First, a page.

Tortoises and turtles are other good reptile choices. Make sure you provide the right environment for your species.
Turtles and tortoises can be affectionate, and are quite long-lived: 30 to 40 years for the box turtle alone. This is one animal it will likely pay to consider having pet insurance for. Good starter types include the red-eared slide, the box turtle, and Russian tortoises.
Even though they look sturdy, be sure the kids are careful not to drop them.
It could injure their shells, or their internal organs. Tortoises, in particular, shouldn't be handled often.
Rats and mice are two different species with two different personalities. Rats are especially intelligent and friendly, despite their nasty looking tails.
Mice are cute and fun to watch in the cages, but are too squirmy and nippy for much holding and loving. If you want a love bucket - get a rat.
Hold them at the store and if the rat is a nipper, request another one. Also, the younger you get them, the easier they are to tame and bond with.
Male or female? Good question. Male rat urine can be a bit smelly. And males like to mark their territory with a drop or three of urine - a drawback if you let him out.
On the other hand, males are a lot calmer and more loving. If you change the litter at least once a week, smell should not be an issue.
You'll need a special place for a rat cage, because the shavings or litter can be messy. And the cages take up a lot of room: Each rat needs a minimum of two cubic feet of living space. So if you have a rat couple, that means you'll need a cage of 2 feet by 2 feet.
Rats also need to be let out to run around at least a few minutes each day. You or your child will need to supervise this outing, as they like to nibble through electrical cords and other wires. And of course you don't want them getting lost in your closets or walls, either. Rats live 2 to 4 years; mice 1 to 3.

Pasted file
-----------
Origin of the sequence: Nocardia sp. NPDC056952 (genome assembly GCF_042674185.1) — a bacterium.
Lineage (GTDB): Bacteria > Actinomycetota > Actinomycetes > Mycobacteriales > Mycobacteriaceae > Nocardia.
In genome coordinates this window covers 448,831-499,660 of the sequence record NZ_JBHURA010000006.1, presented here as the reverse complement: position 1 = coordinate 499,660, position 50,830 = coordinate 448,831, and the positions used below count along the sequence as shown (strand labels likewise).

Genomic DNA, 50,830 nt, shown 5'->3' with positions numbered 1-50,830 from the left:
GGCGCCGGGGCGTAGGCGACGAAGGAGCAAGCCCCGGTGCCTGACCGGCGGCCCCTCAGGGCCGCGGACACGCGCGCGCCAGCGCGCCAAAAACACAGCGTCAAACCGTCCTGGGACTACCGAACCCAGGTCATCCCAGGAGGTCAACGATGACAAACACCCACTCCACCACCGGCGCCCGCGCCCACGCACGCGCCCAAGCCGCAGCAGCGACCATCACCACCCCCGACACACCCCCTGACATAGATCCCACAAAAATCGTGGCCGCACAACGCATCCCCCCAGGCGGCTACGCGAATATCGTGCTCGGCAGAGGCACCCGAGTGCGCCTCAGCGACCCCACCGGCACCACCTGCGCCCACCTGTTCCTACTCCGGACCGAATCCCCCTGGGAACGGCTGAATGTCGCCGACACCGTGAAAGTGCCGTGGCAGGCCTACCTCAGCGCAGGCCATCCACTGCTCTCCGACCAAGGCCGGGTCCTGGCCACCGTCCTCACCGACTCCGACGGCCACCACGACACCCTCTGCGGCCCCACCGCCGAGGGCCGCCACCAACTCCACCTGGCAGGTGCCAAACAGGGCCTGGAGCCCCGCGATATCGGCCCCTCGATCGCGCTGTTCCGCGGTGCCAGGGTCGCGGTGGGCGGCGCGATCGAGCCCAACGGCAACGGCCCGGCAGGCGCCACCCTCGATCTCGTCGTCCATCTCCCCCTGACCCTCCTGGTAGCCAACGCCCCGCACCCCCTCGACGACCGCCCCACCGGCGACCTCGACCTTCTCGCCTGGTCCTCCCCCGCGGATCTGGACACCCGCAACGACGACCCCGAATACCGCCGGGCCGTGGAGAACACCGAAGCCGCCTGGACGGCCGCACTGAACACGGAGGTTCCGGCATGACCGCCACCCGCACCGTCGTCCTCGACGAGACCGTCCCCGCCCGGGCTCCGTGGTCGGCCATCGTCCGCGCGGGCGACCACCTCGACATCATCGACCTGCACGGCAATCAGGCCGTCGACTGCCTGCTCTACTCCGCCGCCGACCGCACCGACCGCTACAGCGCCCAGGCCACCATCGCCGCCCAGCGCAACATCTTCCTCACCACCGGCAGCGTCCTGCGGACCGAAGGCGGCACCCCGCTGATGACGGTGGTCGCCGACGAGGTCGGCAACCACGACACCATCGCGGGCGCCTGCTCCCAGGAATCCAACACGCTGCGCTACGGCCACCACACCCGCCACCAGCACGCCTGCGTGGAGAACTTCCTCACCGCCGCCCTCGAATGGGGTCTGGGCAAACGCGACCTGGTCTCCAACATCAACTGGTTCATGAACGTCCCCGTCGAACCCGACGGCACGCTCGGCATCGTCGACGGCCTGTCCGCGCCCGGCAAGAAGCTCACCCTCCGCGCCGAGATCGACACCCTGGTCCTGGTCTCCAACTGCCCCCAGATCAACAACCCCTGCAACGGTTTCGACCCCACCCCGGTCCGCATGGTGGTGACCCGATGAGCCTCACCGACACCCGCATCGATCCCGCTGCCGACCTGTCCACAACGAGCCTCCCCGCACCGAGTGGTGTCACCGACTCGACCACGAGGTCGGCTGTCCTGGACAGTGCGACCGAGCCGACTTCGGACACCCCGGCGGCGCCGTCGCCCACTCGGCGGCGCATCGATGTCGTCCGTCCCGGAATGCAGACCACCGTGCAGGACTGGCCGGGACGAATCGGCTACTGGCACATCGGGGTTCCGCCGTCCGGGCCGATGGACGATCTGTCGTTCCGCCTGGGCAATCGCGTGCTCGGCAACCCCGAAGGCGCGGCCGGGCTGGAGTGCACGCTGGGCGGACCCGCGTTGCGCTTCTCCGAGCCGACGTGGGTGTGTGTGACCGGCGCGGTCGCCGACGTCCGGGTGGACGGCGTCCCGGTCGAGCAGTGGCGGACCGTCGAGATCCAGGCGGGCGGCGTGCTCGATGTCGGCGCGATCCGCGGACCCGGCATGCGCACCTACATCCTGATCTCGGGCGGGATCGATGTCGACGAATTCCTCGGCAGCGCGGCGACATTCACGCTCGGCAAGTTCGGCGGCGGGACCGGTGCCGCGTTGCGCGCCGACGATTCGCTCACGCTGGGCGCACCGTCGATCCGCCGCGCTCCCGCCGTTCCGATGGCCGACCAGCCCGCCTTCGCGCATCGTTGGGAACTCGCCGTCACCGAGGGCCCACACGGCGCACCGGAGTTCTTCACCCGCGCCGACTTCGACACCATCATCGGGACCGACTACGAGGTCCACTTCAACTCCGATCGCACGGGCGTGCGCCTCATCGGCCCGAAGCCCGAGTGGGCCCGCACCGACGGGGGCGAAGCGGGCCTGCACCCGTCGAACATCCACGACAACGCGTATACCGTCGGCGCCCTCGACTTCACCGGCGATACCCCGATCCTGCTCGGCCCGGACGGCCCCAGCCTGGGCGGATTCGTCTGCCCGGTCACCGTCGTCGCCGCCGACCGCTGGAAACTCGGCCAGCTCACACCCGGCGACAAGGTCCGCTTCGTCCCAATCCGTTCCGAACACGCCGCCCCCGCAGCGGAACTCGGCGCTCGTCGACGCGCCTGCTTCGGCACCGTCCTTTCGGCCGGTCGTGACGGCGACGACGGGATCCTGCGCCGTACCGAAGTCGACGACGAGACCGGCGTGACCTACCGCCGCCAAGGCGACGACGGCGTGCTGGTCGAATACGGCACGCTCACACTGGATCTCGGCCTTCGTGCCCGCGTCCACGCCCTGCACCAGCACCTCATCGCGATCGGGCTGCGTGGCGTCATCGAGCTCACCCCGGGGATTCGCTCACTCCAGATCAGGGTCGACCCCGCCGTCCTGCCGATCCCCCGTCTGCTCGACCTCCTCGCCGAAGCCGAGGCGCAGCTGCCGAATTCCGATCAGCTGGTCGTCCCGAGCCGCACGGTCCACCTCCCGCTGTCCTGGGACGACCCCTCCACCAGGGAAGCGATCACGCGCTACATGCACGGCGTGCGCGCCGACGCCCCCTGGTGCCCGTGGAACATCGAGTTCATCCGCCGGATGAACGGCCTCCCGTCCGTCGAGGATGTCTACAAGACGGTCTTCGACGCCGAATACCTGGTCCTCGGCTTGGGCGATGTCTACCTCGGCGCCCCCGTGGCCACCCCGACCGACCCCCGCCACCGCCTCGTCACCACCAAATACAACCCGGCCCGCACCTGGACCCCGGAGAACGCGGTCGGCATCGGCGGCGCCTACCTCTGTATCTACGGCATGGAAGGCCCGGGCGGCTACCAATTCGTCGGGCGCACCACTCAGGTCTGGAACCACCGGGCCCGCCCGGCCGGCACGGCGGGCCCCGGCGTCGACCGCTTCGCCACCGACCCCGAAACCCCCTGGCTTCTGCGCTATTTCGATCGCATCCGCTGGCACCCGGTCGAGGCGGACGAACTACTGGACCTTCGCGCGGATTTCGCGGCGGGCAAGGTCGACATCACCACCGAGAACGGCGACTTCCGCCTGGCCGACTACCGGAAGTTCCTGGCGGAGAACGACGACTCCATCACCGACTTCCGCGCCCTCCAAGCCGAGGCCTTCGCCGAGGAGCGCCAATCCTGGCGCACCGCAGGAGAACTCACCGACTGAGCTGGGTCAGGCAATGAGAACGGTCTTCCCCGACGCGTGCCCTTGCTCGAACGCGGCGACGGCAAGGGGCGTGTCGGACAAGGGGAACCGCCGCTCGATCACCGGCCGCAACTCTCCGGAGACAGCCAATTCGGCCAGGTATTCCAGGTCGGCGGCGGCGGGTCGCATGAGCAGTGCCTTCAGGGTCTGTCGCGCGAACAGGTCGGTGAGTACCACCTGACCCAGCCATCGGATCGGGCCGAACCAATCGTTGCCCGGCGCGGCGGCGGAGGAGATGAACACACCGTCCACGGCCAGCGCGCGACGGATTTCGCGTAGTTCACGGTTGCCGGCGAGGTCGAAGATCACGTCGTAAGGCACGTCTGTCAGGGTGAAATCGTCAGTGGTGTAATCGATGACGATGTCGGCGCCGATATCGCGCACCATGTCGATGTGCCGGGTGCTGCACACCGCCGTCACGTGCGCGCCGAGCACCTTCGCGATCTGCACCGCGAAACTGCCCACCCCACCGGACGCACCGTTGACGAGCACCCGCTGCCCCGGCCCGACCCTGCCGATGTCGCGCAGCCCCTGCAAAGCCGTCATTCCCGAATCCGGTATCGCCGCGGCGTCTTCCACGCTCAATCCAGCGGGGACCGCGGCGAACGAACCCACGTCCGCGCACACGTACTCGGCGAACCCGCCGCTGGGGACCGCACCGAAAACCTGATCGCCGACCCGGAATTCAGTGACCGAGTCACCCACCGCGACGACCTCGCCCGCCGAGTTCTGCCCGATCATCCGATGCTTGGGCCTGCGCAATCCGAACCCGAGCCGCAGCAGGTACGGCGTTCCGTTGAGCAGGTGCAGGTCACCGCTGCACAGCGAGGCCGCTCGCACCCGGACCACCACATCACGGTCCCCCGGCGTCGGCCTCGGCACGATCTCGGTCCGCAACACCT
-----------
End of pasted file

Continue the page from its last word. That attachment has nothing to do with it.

Birds aren't good pets for kids under the age of 8. Younger children generally aren't gentle enough with them to properly care for them.
And young children dart around, and alarm birds. Small birds, however, make excellent pets for kids aged 8 and older.
If you buy a bird that has been hand-raised, it should bond readily with its new owner and be quite tame - as long as you handle it regularly and gently.
Small birds are easy pets because they are generally confined to the cage and cannot wreak too much havoc. You'll need to change the papers in the cage daily, and replenish its food and water.
You'll need to do a more thorough cleaning about one a week. Cockatiels and parakeets are particularly good choices for kids. Smaller birds, such as finches and canaries, are mainly for watching, not petting.
Cats and kittens are sweet and cuddly. They're definitely low maintenance: You can go away for a weekend and just leave food and water out for them. They're not messy - in fact, they're fastidious - and will look at you in dismay if you neglect to clean their litter boxes regularly.
Of course, they have their drawbacks. They shed. A lot of people are allergic to them.
And, if you don't provide them with alternate places to scratch, such as a cardboard or carpeted scratching post, they can literally shred furniture and floor coverings in a matter of days.
Cats live about 15 to 20 years.
Don't get kittens for small children: Cats between age 1 and 3 years have all the playful kitten attributes, but are a bit hardier and can easily elude rough little hands.
Finally, be careful introducing a new cat into a home with another cat or dogs.